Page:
Virginia Beach, Virginia USA | Member Since 2012
Mary Sutter wants to be a surgeon. Then the Civil War gives her the opportunity. This book presented a stark, and most likely accurate, horrific picture of the Civil War. This was a time when modern medicine was In Its infancy. The setting is interesting, but the fictional characters were not as appealing as they might have been.
No Angel is to the publishing industry what Peyton Place was to small town life. It is a soap opera, complete with myriad characters, adulteries, and undeveloped story lines. It did hold my interest for hours and hours, however.
Well written story about people, their books and how the books shape their lives. It is written to and for lovers of books, and the author does a lot of book and author name dropping. The plot is fairly simple with a few John Irving type twists, that might seem a bit soap-opera-ish in the hands of a lesser writer.
I do love beautiful writing, and I think I will purchase the printed book now so I can savor the writing some more after having listened to the audiobook. The story was engaging, heartbreaking, but still hopeful. The book focuses on two children during World War II in parallel narratives. We get to hear from both the French and the German points of view, and we are given some good insight on what it was like to be living back then. How do we adapt when regular morals are turned upside down, when doing what is right is wrong, and doing what is wrong becomes right? The ending was a bit unsatisfying, but I guess that demanding to know what happened exactly is unnecessary. It brings to mind Hazel's insistence on finding out what happens to the characters in The Fault in our Stars after the book. The author has to remind her that it's a book! And apparently the point of this book was more to build a picture of these characters growing up in such times, than to spoon feed us a narrative with a tidy ending. I still highly recommend it.
The narrator's voice seemed especially well suited to the main character, and she did an excellent job interpreting the other characters' personalities as well.
Katie was a very engaging character, and of course we saw the story unfold through her eyes. I especially liked that the other characters were painted with depth and empathy, and no one was despicable, because we grew to understand them and why they behaved the way they did.
Stephen King's assessment of this difficult subject was intelligent and balanced, in spite of his obvious passion on the subject.
This 47 minute essay may not change minds, but does ask us to pause and consider. That is what writers do. They ask us to think.
The narrator did a convincing job of reading Stephen King's words, in fact, I did not previously realize that it was not read by the author himself.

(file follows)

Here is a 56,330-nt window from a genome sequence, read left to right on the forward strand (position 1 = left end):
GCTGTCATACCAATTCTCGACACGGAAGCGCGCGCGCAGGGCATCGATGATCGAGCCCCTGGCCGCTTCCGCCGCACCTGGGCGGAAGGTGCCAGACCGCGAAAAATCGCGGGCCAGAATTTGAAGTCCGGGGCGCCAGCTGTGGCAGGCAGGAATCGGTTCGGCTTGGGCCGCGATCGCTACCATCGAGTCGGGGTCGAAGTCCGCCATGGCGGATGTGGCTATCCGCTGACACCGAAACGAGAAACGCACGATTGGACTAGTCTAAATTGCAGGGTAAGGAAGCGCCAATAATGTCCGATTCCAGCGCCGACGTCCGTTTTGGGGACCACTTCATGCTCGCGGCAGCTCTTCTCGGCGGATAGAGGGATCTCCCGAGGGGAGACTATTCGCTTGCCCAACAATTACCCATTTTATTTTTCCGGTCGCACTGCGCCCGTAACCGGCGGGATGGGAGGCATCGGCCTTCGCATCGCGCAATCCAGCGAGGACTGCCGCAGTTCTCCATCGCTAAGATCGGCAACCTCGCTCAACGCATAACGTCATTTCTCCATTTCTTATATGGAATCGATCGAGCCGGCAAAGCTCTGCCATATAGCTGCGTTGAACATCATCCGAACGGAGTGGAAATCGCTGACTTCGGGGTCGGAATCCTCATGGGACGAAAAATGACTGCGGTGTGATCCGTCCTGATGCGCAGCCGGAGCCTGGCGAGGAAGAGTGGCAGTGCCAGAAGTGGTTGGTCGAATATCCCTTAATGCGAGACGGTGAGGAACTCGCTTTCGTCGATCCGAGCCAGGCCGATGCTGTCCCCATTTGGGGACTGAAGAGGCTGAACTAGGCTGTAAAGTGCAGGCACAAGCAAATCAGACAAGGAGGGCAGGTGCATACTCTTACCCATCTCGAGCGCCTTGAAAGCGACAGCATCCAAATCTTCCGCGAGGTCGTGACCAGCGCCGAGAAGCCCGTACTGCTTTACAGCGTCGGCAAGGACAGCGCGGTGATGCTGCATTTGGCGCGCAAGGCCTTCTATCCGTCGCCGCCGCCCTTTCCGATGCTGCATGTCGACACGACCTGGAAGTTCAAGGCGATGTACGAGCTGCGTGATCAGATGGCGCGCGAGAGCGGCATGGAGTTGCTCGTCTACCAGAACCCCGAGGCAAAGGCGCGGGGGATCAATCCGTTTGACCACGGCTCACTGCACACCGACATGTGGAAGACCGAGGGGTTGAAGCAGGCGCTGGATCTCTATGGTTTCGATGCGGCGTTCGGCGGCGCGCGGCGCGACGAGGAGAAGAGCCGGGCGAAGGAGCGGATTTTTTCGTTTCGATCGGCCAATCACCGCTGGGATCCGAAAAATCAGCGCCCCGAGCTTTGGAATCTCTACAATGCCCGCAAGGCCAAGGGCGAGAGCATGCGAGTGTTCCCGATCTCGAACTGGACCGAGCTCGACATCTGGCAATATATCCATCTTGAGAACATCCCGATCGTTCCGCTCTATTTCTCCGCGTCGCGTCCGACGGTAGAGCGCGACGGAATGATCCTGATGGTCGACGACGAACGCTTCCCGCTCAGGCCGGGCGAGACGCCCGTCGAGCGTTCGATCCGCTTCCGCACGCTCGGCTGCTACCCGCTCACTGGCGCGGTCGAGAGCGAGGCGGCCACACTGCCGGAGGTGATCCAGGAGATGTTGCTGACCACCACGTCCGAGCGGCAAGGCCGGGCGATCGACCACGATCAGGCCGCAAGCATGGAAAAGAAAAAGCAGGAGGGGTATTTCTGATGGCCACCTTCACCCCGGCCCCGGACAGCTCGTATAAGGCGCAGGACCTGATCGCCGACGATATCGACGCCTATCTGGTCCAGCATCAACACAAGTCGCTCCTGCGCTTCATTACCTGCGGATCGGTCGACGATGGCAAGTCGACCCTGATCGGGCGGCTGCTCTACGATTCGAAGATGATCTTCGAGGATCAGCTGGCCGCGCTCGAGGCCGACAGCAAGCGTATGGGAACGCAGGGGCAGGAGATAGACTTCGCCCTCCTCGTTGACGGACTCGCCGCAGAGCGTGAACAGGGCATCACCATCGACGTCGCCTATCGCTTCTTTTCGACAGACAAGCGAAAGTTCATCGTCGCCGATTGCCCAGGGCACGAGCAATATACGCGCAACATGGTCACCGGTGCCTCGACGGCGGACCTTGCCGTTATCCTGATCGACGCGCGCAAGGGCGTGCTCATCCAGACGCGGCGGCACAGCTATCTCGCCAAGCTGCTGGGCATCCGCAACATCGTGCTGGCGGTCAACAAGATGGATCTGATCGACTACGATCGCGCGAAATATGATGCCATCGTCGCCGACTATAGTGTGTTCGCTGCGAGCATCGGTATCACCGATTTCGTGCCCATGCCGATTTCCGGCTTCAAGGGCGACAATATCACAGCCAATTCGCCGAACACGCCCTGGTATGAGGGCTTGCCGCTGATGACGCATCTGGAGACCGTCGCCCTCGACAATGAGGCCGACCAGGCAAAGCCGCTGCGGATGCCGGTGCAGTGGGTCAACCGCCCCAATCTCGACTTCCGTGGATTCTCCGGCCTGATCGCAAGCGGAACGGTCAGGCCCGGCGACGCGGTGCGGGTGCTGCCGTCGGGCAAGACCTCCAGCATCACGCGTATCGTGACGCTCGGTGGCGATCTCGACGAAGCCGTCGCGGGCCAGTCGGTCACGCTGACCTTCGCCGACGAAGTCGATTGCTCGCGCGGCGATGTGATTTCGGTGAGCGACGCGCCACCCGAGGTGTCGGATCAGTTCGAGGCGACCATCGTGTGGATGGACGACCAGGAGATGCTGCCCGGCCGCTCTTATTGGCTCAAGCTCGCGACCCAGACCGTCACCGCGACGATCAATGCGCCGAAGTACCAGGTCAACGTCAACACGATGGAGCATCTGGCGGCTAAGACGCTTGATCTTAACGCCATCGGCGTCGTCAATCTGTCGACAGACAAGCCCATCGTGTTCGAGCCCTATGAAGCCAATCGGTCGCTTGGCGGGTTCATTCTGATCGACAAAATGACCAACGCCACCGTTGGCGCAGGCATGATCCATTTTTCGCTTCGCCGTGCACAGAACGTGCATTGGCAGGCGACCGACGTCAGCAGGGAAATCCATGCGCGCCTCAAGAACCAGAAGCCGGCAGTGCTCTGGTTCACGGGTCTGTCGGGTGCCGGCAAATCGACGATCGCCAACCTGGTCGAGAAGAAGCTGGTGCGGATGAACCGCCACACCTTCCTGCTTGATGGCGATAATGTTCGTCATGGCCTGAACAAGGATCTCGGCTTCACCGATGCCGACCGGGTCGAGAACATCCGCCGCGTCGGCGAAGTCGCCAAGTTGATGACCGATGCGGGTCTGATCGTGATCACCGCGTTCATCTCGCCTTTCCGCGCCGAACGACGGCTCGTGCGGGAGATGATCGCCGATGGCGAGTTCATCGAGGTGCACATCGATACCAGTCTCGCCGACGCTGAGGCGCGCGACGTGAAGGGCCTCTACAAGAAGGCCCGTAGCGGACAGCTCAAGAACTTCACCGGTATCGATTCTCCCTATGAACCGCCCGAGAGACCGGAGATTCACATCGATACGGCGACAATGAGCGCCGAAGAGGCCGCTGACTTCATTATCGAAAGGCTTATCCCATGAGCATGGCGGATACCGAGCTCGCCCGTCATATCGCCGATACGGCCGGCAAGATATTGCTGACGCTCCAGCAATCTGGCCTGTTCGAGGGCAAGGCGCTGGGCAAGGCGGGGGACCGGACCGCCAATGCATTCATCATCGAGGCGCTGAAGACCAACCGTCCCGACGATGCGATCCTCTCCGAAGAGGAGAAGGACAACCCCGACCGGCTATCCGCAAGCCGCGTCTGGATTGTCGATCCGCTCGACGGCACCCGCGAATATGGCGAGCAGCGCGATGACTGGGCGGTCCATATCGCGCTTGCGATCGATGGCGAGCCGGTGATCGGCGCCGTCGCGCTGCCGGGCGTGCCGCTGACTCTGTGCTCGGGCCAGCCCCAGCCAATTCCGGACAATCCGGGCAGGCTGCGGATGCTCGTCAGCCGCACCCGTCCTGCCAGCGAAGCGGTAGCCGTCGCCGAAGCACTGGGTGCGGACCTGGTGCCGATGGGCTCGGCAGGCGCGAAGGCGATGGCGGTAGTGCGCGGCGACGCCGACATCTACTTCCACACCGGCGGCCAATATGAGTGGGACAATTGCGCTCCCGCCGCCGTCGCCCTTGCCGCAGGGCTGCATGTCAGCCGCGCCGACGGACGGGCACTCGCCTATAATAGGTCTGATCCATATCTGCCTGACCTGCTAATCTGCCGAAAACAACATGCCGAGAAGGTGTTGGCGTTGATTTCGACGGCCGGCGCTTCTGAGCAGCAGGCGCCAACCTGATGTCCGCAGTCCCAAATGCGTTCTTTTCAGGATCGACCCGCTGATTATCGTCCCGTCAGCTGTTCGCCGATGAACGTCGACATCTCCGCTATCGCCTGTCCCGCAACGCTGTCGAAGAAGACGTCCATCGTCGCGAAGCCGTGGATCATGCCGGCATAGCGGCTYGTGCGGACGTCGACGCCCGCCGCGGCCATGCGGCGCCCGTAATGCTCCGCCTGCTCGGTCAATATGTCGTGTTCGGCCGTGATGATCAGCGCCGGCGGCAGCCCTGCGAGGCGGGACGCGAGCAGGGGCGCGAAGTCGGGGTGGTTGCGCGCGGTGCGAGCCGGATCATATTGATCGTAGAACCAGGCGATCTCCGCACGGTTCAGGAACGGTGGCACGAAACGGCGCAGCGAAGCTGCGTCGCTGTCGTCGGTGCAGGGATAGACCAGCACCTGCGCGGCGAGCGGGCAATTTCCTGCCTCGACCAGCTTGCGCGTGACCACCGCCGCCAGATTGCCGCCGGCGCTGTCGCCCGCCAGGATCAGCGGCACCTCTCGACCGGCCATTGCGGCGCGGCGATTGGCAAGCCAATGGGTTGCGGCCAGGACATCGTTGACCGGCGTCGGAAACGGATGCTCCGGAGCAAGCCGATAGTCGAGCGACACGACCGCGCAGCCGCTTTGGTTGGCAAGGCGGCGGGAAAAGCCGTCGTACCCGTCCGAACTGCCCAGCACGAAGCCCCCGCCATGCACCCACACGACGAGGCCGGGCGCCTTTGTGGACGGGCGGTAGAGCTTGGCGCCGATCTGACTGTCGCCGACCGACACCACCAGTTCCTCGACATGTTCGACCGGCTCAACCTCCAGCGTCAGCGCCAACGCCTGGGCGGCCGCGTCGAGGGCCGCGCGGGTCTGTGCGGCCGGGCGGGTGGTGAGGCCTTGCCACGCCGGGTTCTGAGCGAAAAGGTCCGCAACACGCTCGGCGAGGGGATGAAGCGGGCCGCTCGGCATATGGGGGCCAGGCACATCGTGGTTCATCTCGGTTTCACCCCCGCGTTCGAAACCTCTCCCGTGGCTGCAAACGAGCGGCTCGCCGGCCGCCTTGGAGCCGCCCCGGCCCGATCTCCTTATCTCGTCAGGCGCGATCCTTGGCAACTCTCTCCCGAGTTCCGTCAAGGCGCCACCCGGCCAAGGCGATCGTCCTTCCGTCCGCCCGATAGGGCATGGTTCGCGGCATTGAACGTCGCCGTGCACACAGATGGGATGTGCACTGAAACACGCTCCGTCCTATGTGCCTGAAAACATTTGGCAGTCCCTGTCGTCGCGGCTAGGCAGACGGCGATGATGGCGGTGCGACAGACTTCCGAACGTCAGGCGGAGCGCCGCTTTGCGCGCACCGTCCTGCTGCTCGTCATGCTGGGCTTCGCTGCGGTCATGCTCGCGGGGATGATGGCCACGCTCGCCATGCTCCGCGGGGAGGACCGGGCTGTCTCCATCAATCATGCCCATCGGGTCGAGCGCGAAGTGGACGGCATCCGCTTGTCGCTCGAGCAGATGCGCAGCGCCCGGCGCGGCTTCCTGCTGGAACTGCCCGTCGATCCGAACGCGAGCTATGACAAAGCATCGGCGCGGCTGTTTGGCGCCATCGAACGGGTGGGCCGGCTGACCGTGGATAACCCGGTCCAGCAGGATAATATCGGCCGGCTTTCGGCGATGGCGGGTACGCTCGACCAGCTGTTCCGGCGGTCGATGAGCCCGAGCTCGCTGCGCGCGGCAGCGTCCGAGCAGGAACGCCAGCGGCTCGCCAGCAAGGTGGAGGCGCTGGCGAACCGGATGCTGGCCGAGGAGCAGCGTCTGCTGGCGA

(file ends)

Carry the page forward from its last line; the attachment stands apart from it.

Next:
Although his position on gun control was evident, and it was clearly written soon after Sandy Hook, his understanding of and empathy for gun owners is obvious. He is a gun owner himself. This is a thoughtful and thought provoking essay.
I had heard about this storm only recently, about the time of Hurricane Katrina, and really had no idea of its enormity. To hear about it from first hand experiences of those individuals who were there and survived it, was amazing. The book was well paced and read like fiction even though it was non-fiction, which is to say it was a very enjoyable story. It put a well deserved fear of the power of the weather in us!
The pace of the story was very effective. It built slowly, and then climaxed with the horrible storm.
We listened to this book on a long drive and it was effective that way, so yes.
JK Rowling is an excellent writer. We know this already from her thousands of pages of Harry Potter stories. Her ability to describe minute details eloquently rivals few other contemporaries. We loved this when she described a made up magic world in Harry Potter. When she describes this sordid realistic world that we may or may not recognize, and would prefer to avoid, it may make the reader uncomfortable. This story is chocked full of characters, which is typical of British books but sometimes tries the patience of American readers (just get on with the story!) However, once the story unfolds and marches toward the inevitable ending, it becomes very "readable"and everything ties together very neatly. It is helpful to know that the working title of this novel was, "Responsibility". Are we our brothers' keepers after all?
The ending leaves us wondering, "Was this inevitable?" Could any of these characters have behaved any differently to prevent it, or was this fate set in stone? Did the dominoes have to fall this way? Is this the world that was left behind because of the death of Barry Fairbrother?
The narrator's many voices and accents for each character added so much to the experience, especially for an American reader.
There were so many memorable characters, it is difficult to choose. Crystal was memorable for her tough character and impossible situation, her mother Terri was interesting for her pathetic despicability, and even though we did not know Barry, we felt like we did because of all the "Barry anecdotes".
This is a far cry from Harry Potter, there is a great deal of vulgarity, but the author is trying to depict a world that most of us prefer to turn our heads and not deal with. She seems to be saying that whether we deal with it or not, it is still our responsibility, and our lack of action has consequences, just like every effort pays off in some small way.
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